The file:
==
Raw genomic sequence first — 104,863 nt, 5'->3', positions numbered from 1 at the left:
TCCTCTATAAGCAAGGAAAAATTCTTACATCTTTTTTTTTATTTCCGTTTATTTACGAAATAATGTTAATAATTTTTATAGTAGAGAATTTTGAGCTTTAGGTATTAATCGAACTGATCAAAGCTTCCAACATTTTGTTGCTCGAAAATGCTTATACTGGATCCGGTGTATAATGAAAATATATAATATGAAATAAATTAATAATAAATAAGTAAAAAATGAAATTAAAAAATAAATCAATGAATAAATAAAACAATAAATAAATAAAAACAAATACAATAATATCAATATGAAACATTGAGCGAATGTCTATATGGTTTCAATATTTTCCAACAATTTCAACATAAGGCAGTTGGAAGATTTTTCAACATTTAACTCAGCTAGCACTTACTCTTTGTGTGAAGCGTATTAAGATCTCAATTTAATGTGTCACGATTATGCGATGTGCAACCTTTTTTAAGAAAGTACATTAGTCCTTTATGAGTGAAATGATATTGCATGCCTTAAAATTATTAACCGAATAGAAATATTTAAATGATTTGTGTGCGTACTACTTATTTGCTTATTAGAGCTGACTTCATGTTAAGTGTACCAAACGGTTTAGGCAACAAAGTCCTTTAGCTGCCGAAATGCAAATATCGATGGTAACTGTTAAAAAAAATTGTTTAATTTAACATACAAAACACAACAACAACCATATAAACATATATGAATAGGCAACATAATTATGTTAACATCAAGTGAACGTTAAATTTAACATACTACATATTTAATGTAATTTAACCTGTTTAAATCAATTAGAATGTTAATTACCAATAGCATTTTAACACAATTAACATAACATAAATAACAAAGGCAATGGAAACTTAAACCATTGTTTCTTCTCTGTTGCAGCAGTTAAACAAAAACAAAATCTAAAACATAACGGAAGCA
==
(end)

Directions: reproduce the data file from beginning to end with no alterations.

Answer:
Raw genomic sequence first — 104,863 nt, 5'->3', positions numbered from 1 at the left:
TCCTCTATAAGCAAGGAAAAATTCTTACATCTTTTTTTTTATTTCCGTTTATTTACGAAATAATGTTAATAATTTTTATAGTAGAGAATTTTGAGCTTTAGGTATTAATCGAACTGATCAAAGCTTCCAACATTTTGTTGCTCGAAAATGCTTATACTGGATCCGGTGTATAATGAAAATATATAATATGAAATAAATTAATAATAAATAAGTAAAAAATGAAATTAAAAAATAAATCAATGAATAAATAAAACAATAAATAAATAAAAACAAATACAATAATATCAATATGAAACATTGAGCGAATGTCTATATGGTTTCAATATTTTCCAACAATTTCAACATAAGGCAGTTGGAAGATTTTTCAACATTTAACTCAGCTAGCACTTACTCTTTGTGTGAAGCGTATTAAGATCTCAATTTAATGTGTCACGATTATGCGATGTGCAACCTTTTTTAAGAAAGTACATTAGTCCTTTATGAGTGAAATGATATTGCATGCCTTAAAATTATTAACCGAATAGAAATATTTAAATGATTTGTGTGCGTACTACTTATTTGCTTATTAGAGCTGACTTCATGTTAAGTGTACCAAACGGTTTAGGCAACAAAGTCCTTTAGCTGCCGAAATGCAAATATCGATGGTAACTGTTAAAAAAAATTGTTTAATTTAACATACAAAACACAACAACAACCATATAAACATATATGAATAGGCAACATAATTATGTTAACATCAAGTGAACGTTAAATTTAACATACTACATATTTAATGTAATTTAACCTGTTTAAATCAATTAGAATGTTAATTACCAATAGCATTTTAACACAATTAACATAACATAAATAACAAAGGCAATGGAAACTTAAACCATTGTTTCTTCTCTGTTGCAGCAGTTAAACAAAAACAAAATCTAAAACATAACGGAAGCA